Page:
by Jason Moody
Earlier this semester, leadership from the Center for Global Engagement at the University of Tennessee, Knoxville, visited the newest campus in the state system, the University of Tennessee Southern located in Pulaski.
The group visit stemmed from a recent challenge turned into an opportunity for collaboration between the two campuses.
One area of work in CGE is the International Student and Scholar Services team. This team team benefits the international community at UT by helping students navigate the visa process and assisting the campus community with the sponsorship and retention of international faculty and staff. Currently there are 703 international faculty, researchers and staff at UT.
Mattiello Overcomes Immigration Challenges with Support from UTIA, UTS, CGE
The purpose of the delegation visit was to meet Samara Mattiello, now an instructor of biology at UTS specializing in microbiology and bacteriology.
Mattiello, originally from Brazil, was previously in the United States as part of the J-1 Student and Exchange Visitor program sponsored by South Dakota State University when she was offered a position at UTS as a spousal accommodation for Saulo Zoca, assistant professor in the Department of Animal Science at UTIA.
Zoca is based in the Middle Tennessee AgResearch and Education Center at Spring Hill, which is located about 40 miles north of Pulaski.
Shortly after Zoca began his new position in Spring Hill, Mattiello learned that UTS was not authorized to host people in J-1 status. This jeopardized her ability to become a faculty member in Pulaski.
Zoca, UTIA and UTS human resources staff and eventually, Justin Rhinehart, assistant dean for UT Extension, reached out to Gretchen Neisler, vice provost for international affairs, to explore options for addressing this challenge.
Zoca stated that, “It was a hard time for me having Samara and our two-year-old daughter in South Dakota while I was already in Tennessee. Luckily, I was surrounded by very competent people that really care about their employees and with the help of UTIA, UTS and Rhinehart’s leadership, we were able to find the right people and the right ways to get Samara to UTS.”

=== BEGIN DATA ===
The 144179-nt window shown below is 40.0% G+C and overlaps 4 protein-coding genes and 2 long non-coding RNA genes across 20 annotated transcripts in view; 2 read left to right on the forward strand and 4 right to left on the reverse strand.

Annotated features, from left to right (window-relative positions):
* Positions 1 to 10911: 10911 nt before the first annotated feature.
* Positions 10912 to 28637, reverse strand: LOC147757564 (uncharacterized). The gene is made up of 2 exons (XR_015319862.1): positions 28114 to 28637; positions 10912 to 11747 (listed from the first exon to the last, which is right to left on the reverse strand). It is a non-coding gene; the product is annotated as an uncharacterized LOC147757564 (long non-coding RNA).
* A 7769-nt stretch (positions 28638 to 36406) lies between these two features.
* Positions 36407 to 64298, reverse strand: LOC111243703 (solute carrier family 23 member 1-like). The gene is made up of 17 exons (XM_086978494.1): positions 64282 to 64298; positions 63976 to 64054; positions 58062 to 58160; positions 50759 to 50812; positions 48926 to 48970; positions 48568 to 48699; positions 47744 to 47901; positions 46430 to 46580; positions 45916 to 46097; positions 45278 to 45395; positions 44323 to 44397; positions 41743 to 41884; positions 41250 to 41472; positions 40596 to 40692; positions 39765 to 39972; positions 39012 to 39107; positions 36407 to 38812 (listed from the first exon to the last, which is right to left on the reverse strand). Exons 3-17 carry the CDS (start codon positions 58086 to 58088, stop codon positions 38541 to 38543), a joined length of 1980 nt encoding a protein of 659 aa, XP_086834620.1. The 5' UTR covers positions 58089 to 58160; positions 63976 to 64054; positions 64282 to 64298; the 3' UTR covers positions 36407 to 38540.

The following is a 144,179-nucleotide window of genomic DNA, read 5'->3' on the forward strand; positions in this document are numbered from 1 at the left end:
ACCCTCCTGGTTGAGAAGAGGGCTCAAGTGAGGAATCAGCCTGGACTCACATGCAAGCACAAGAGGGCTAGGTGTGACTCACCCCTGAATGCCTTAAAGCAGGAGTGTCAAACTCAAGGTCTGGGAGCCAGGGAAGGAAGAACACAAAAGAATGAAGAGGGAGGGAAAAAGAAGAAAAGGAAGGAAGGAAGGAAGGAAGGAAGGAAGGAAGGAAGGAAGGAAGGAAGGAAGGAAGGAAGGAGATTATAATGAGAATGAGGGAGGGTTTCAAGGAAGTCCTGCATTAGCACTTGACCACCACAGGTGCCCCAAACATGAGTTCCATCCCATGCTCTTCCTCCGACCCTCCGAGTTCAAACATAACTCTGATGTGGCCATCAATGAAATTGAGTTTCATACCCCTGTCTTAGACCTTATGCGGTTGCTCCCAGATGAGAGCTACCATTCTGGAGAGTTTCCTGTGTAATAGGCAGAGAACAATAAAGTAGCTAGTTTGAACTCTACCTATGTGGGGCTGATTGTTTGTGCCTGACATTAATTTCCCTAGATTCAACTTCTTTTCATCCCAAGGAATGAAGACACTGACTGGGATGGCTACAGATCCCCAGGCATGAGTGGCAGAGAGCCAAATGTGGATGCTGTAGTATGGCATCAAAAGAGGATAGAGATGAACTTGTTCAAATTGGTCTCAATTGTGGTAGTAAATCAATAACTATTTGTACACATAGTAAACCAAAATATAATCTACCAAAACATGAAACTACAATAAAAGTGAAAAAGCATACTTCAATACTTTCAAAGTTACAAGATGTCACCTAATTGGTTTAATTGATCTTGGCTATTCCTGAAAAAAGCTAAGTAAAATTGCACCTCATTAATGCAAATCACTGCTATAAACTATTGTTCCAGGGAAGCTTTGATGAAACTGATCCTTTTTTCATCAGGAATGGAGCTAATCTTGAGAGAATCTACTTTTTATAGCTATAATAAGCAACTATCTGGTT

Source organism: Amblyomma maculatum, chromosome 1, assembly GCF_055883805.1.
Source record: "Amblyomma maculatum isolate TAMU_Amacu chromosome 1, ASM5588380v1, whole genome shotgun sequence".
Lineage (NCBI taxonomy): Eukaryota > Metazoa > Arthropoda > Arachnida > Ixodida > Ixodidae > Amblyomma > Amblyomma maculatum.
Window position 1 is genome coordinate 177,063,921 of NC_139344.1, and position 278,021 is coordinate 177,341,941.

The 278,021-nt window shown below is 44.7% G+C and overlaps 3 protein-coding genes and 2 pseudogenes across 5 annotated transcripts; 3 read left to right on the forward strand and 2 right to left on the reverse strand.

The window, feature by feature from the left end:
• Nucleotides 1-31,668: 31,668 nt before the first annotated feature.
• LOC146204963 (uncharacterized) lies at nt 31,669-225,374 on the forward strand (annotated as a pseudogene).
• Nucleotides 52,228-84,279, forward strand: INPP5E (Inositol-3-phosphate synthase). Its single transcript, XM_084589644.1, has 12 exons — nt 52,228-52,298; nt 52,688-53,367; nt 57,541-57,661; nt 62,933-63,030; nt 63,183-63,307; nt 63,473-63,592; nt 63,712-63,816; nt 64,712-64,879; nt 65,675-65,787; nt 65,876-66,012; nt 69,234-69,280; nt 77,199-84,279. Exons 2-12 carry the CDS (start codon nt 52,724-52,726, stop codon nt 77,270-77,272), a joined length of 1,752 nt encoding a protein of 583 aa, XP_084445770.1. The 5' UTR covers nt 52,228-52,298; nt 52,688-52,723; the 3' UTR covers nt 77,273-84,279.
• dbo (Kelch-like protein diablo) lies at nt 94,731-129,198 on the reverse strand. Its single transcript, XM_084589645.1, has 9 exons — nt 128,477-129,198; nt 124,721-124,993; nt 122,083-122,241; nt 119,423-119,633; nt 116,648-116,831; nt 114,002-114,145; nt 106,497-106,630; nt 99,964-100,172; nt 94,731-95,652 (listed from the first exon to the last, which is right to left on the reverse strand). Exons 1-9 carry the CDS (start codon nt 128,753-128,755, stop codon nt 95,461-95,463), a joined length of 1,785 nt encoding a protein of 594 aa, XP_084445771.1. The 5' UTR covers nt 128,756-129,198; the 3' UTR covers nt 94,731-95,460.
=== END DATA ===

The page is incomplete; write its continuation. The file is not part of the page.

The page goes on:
Neisler brought the opportunity to the ISSS team on the Knoxville campus, and they provided the creative solution of using UT’s J-1 program to host Mattiello as a UTS employee.
“The Center for Global Engagement is committed to our ability to enhance the generation of science that positively impacts all citizens of the world,” Neisler said. “We are happy to share our mission and expertise with partner institutions in Tennessee. Enhancing the global engagement of one organization enhances global outreach for us all and this positively impacts Tennesseans.”
Director of ISSS William Vittetoe and his team were integral in working with Mattiello’s previous institution to transfer the J-1 status to allow her to work at UTS.
“The collaboration between CGE and UTS embody the values that established the J Exchange Visitor Program in 1961 through the Fulbright-Hays Act,” said Vittetoe. “It is a great pleasure to assist with this process and to see the people of Tennessee benefit from international cooperation and educational advancement.”
CGE Builds Relationships with UTS, Meets Mattiello
Upon arriving in Pulaski, the CGE and ISSS representatives visited with Interim Chancellor of UTS Linda Martin to discuss future collaborations for internationalization and aspirations for building global communities across both campuses.
The UT leaders were then welcomed by UTS senior leadership from academic affairs, advancement, athletics, admissions and human resources. Over lunch the group discussed future partnerships for ISSS support to international students and scholars across the UT System, opportunities for implementing Collaborative Online International Learning into UTS courses and the chance to recruit business and medical Spanish teachers to Tennessee’s Grow Your Own program.
Following the working lunch, the CGE delegation had the opportunity to meet Mattiello and speak about her experience in Pulaski, her research in bacterial resistance and persistence and the lovely middle Tennessee weather as compared to the harsh climate in South Dakota.
Mattiello expressed appreciation for the support she received from UT, UTS and UTIA by saying, “I am very grateful for all the people who helped us find the best way to transfer my J-1 visa from South Dakota State University to the UT System. I’m very happy to be part of UTS and be able to share all my experience with undergraduate students.”
CGE and ISSS Essential in Recruiting and Retaining International Faculty and Staff
While the visit to UTS stemmed from a challenge, it created opportunities for collaboration across all UT System campuses. The initiative shown by CGE highlights their commitment to service and leadership in Knoxville and to building communities across the state.
The ISSS office’s experience and expertise in immigration regulations and willingness to help created the opportunity for Mattiello and Zoca to call Tennessee home. The office was key in efforts to recruit and retain Zoca in the Department of Animal Science at UTIA. The ISSS team is vital to recruiting and retaining international faculty on the Knoxville campus and continues to open new doors for collaborations with the UT System.
CGE and the ISSS team have given Mattiello and Zoca the opportunity to impact the state with their expertise. Their presence, and the presence of other international faculty and staff, make all Tennesseans better global citizens.
For more information on how the International Student and Scholar Services office can offer support to international scholars, please contact email@example.com or 865-974-3177.
Jason Moody (865-974-5752, firstname.lastname@example.org)